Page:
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State v. Lucas

Supreme Court of Vermont

July 10, 2015

State of Vermont
v.
Jeremy Lucas

Motion for Reargument Denied August 31, 2015.

On Appeal from Superior Court, Orleans Unit, Criminal Division. Howard E. Van Benthuysen, J.

James Lillicrap, Orleans County Deputy State's Attorney, Newport, for Plaintiff-Appellee.

Matthew F. Valerio, Defender General, Anna Saxman, Deputy Defender General, and Kaitlyn Keating, Legal Intern, Montpelier, for Defendant-Appellant.

Present: Reiber, C.J., Dooley, Skoglund, Robinson and Eaton, JJ.

OPINION

Page 647

ROBINSON, J.

[¶1] Defendant Jeremy Lucas appeals a trial court order finding him in violation of a probation condition, imposed as part of a deferred-sentencing agreement, requiring prior approval from a probation officer before he changed his residence. Defendant argues that because his probation conditions included two inconsistent provisions governing his choice of residence, he did not have adequate notice that his conduct would violate the conditions of his probation. Defendant also argues that the condition in question contained an overly broad delegation of authority to his probation officer, and that the trial court abused its discretion in revoking his deferred sentence because the violation was minor and the probation officer ultimately approved the place to which he had moved. We affirm.

[¶2] In August 2013, pursuant to a deferred-sentencing agreement, 13 V.S.A. § 7041, defendant pleaded guilty to a misdemeanor charge of disseminating indecent material to a minor, id. § 2802(a)(1).

Page 648

The charge arose from an incident in which defendant sent a photograph of his genitals by text message to two minors, between thirteen and fifteen years old, and received a picture of one of the minor's breasts. Defendant entered his plea following a competency evaluation, in which defendant was found competent.

[¶3] The court accepted defendant's plea, entered a judgment of guilty, deferred defendant's sentence for two years, and issued a probation order. The probation conditions imposed by the court included what the court referred to as " standard conditions A-P inclusive." Condition G provided, " If you change your address or move, you must tell your probation officer within two days." (Emphasis added.) In addition, the court imposed what it referred to as " special sex offender conditions," which appeared on an attached form produced by the Department of Corrections listing other conditions, which could be checked off if applicable. The final checked box on this attached form stated, " You shall reside/work where your Probation Officer or designee approves. You shall not change your residence/employment without the prior permission of your Probation Officer or designee." (Emphasis added.) During the plea-entry hearing, the trial court outlined some, but not all, of the special conditions of probation to which defendant was subject. The court asked defendant if he understood these conditions. The court did not specifically discuss either residence condition with defendant.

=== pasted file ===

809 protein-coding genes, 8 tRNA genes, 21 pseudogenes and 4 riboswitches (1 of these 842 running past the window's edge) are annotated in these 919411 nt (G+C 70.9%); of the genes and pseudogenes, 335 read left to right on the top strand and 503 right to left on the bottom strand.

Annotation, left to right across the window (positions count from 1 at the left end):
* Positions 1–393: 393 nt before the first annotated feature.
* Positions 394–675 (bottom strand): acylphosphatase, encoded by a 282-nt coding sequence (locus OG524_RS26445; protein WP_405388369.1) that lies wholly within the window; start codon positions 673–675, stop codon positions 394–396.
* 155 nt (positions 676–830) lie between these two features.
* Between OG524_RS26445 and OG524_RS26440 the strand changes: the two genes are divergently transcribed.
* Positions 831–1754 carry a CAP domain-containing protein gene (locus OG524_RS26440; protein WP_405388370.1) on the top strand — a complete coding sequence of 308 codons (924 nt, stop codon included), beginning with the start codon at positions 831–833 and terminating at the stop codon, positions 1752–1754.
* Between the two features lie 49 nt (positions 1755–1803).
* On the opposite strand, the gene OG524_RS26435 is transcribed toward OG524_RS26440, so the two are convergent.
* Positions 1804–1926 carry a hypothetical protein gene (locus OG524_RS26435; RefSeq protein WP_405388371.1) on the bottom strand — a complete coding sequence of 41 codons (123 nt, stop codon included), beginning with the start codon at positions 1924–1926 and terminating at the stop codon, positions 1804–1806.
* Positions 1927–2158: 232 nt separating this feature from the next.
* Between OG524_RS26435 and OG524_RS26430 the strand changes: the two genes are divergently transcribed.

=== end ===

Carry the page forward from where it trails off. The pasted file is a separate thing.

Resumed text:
[¶4] On October 23, 2013, the State filed a probation-violation complaint, alleging that defendant had violated the requirement that he not change his residence without the prior permission of his probation officer. Before the merits hearing on the probation-violation complaint, defendant moved to dismiss the complaint and strike the residency condition. In support of his motion, defendant argued that under State v. Freeman, 2013 VT 25, 193 Vt. 454, 70 A.3d 1008, the condition requiring that defendant's probation officer give advance approval of his residence is unconstitutional because it unduly restricts his liberty and gives too much discretion to probation officers.

[¶5] The undisputed testimony at the probation-violation hearing reflects the following. On October 3, 2013, defendant's mother telephoned defendant's probation officer, and left a message asking the probation officer to return her call. The probation officer returned the call, but did not reach defendant's mother. The following day, defendant's mother left the probation officer another message informing the officer that defendant had moved from his previous residence to her home. Defendant's mother testified that she had her son move to her home because she believed that his former residence, which was located near a preschool, two churches, and a school, was not a safe environment given his probation conditions. The probation officer investigated defendant's new residence ...


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